The potential refuge that golf courses offer threatened biota in highly urbanized areas can impact regional ecological diversity. Golf course ponds, in particular, are maintained more intensely for water quality, water level, and shoreline vegetation than ponds urban residential areas. Forage fish are an important component of small ponds in south central Florida for facilitating energy transfer between primary production and higher trophic level organisms. This study examined if golf course and residential ponds had significantly different composition of forage fish in Hillsborough County, FL. During Spring and Summer of 2015, fish were seined from 11 ponds (ngolf=5, nres=6) in a highly urbanized region of the county. Each pond was surveyed three times, and all individuals were identified to the species and measured for total length to the closest 0.5cm.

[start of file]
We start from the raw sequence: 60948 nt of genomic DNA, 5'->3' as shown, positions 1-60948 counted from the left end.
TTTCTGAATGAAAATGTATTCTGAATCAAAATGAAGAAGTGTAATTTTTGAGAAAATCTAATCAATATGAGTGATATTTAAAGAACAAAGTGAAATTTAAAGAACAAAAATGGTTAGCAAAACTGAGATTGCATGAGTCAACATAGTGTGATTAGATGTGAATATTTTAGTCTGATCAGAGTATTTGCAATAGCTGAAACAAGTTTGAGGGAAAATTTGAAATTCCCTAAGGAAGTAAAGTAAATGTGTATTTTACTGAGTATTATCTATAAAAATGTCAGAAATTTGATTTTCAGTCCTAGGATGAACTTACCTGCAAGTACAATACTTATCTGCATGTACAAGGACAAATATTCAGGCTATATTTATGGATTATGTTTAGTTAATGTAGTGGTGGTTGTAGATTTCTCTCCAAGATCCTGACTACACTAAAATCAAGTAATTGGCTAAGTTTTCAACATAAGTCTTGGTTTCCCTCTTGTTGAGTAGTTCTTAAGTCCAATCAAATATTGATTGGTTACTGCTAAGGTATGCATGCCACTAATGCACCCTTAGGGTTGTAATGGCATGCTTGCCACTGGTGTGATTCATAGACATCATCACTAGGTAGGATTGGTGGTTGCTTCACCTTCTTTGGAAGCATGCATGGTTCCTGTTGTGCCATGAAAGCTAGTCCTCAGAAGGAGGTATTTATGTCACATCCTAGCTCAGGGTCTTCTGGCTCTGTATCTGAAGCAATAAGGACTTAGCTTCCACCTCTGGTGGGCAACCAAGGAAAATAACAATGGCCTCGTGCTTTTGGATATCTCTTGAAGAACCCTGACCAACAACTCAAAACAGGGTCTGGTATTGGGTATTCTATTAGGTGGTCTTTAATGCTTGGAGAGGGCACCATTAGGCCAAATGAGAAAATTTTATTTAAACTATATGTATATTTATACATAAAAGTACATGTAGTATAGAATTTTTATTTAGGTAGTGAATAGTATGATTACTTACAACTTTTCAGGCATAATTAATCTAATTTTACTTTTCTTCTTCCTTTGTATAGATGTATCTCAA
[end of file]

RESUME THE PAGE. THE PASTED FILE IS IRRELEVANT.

Over 2,600 individuals representing eight species were captured during the study. The Jaccard Index showed 87.5% species overlap between pond types. The Shannon diversity and evenness indices showed no significant difference across pond types, but mean abundance in golf course ponds was significantly higher than that of urban residential ponds (p=0.09, α=0.10). Mean lengths were not significantly different, but juvenile composition did vary. Lengths were used to describe all individuals as juveniles or mature, defining maturity as the point at which they can reproduce. Residential ponds had a significantly higher proportion of juveniles (p=0.08, α=0.10) that were mostly attributed to juvenile predatory fish (24% of juveniles). Our results suggest that golf course ponds support a larger abundance of fish and offer characteristics that facilitate growth to adult stages for the forage fish that occupy the littoral zone of small ponds.